By Ron VandenBoom
Chris Tweeten, nonpartisan candidate for associate justice of the Montana Supreme Court, told a recent meeting of the North Montana Pachyderm Club that he brings two qualities to high court his opponent doesn't.
Tweeten, who was born and raised in Havre, is running against Great Falls attorney, Pat Cotter.
Tweeten said that during the last 20 years, in his position with the Montana Attorney General's Office, he has argued a wide variety of criminal cases from misdemeanor to death penalty homicide cases.
Perhaps a third of the cases argued before the Supreme Court, he said, were criminal cases.
Cotter, he said, has very little experience arguing cases under Montana's criminal code.
"I've been suggesting to voters that it's probably not a good idea to elect someone to the Supreme Court that needs on the job training in that very vital area that's so important to public safety in Montana," Tweeten said.
The second item Tweeten said he feels he can bring to the court is balance.
Tweeten said he has also, during the course of his duties, had to deal with a wide variety of civil cases, personal injury cases, employment cases, Workmen's Compensation cases, and constitutional law cases.
"I think this breadth of experience is one of the things that separates me from my opponent," he said, adding that most of Cotter's experience in private practice has been in filing damage lawsuits against individuals and businesses.
There are already three members of the court that come from a similar background, he said.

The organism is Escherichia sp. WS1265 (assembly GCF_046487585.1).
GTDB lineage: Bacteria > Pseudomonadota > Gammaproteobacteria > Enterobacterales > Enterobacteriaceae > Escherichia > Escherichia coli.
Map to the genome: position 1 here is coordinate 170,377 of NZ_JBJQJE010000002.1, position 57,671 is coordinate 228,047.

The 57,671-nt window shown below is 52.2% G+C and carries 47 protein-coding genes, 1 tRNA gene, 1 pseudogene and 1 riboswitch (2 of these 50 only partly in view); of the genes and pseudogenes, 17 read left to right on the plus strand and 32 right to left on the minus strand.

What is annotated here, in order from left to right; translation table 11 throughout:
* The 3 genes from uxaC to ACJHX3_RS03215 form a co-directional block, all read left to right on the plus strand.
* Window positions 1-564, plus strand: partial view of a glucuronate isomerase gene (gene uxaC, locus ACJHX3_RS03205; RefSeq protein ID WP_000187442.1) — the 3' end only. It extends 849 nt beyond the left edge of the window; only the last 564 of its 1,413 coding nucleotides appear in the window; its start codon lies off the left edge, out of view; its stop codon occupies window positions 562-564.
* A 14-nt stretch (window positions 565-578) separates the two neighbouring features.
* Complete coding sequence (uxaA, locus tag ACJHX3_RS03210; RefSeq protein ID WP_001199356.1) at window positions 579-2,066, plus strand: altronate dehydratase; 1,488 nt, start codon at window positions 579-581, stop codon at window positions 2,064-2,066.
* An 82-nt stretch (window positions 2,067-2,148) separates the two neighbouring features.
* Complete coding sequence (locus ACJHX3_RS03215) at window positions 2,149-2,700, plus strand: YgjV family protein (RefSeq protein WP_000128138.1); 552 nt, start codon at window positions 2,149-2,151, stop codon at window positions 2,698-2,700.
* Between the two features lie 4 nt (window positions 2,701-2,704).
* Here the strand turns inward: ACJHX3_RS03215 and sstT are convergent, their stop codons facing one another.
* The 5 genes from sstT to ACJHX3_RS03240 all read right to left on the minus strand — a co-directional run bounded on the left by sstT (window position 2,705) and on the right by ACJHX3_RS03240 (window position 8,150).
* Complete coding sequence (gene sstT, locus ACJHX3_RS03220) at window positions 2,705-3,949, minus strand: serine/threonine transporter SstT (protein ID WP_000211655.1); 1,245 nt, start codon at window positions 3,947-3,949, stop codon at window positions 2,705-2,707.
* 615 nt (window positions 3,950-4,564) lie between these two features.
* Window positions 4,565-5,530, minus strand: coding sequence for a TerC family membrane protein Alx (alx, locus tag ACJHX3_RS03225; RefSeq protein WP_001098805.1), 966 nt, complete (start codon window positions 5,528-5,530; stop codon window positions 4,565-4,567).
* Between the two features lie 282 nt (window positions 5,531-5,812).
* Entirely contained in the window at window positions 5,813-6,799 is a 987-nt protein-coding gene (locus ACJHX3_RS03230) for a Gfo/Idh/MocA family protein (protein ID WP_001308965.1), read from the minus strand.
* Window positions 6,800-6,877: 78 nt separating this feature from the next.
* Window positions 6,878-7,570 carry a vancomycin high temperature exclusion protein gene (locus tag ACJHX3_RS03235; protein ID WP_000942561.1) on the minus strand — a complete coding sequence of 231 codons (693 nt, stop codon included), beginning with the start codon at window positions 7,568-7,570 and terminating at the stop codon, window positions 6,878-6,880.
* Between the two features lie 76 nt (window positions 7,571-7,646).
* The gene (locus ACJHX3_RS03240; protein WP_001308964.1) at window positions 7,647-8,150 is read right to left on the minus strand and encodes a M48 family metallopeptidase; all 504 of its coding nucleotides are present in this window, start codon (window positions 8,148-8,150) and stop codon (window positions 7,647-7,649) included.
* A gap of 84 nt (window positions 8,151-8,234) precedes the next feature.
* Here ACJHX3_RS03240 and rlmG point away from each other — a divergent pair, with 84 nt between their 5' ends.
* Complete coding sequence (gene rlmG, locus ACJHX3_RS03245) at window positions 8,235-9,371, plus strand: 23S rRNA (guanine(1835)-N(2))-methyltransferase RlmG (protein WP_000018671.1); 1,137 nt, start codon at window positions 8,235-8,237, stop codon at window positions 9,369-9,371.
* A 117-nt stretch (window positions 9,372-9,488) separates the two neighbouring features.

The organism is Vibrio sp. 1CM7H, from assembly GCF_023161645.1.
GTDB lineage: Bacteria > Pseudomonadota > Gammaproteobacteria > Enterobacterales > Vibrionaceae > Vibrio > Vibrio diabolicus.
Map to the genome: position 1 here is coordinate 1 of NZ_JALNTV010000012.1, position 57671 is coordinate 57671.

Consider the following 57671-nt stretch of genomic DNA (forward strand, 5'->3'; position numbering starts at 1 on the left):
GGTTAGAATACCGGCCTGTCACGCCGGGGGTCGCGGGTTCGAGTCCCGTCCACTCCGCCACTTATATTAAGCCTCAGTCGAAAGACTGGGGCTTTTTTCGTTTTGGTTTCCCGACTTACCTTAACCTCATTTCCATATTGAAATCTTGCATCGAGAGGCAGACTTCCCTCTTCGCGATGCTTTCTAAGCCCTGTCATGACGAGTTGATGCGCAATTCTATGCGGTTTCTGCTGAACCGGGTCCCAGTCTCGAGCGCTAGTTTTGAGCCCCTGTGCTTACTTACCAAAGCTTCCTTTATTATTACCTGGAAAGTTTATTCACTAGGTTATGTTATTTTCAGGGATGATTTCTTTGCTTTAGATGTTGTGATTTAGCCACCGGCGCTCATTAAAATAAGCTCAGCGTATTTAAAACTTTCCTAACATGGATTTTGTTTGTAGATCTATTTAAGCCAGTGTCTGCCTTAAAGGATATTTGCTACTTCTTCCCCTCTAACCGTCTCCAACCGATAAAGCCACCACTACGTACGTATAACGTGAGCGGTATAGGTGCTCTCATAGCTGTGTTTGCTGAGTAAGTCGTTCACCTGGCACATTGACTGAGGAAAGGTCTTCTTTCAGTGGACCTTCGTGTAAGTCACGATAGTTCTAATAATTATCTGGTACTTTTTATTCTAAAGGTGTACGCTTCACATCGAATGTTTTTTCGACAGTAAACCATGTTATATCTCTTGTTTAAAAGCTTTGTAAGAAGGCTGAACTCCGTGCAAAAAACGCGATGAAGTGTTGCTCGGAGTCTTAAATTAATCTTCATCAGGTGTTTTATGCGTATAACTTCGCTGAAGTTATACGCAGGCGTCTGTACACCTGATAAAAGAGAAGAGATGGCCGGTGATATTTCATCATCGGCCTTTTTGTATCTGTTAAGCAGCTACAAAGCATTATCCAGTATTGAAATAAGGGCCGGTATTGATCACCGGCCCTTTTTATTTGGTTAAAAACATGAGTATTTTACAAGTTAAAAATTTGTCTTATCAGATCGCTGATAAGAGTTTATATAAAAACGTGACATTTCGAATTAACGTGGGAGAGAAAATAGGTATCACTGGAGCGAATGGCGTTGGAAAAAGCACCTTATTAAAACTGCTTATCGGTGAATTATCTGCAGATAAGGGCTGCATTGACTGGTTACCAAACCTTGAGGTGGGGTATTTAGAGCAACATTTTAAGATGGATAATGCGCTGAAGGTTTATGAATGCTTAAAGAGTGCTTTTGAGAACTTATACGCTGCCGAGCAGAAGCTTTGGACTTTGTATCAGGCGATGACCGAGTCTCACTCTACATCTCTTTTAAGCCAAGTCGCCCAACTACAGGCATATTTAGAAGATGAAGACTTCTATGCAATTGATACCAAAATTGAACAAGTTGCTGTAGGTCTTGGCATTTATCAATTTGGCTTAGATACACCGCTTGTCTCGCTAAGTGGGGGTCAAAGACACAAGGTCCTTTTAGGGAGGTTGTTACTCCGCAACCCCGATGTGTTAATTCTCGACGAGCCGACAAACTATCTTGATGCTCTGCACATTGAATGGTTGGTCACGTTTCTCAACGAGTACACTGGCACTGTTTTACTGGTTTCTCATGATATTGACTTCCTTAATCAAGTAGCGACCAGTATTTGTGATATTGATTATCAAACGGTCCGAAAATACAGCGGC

"I think it's vital that the Montana Supreme Court reflect a balance of different backgrounds and different perspectives," he said. "And I'll bring that kind of background to the court."
He said he feels it can be really healthy for the court to be pulled in different directions by a variety of viewpoints, backgrounds, and experiences.
Tweeten said he also feels working as part of state government has given him a unique insight into the needs of state agencies and he also recognizes the court hears a number of cases that stem from state agencies.
Cotter and Tweeten also differ on their views of how the court has been run over the last five years.
Tweeten, in earlier interviews, has been critical of a court that he said has reversed too many decisions and needs to be "more respectful of its precedence."
He said at that time that issues that have been decided ought to remain decided unless there are compelling reasons to change them.
Cotter disagrees with Tweeten and in an interview done at about the same time she said the court has done a fine job, worked very hard, and reached some tough decisions.
Cotter said previous courts had let conflicting lines of authority coexist and this court looked at those and said, "it's time to overrule one body or the other so everybody knows what the law is."
Tweeten agrees that there can be compelling reasons to reverse decisions and conflicting lines of authority can be a compelling reason, but in 1996 alone, the court reversed itself 25 times, he said.
"... I don't think those cases come close to explaining the almost 100 cases in which the court has overruled itself in the last 10 years," he said.
"I think there's a serious problem," he said, regarding the issue.
Most polls, Tweeten told the pachyderms, show him dead even with a large block (about 60 percent) of undecided voters. The most recent poll by the Great Falls Tribune, shows Tweeten at 17 percent and Cotter at 27 percent.
"That's good news for me," he said. "Because most polls after the primary showed me 21 points down."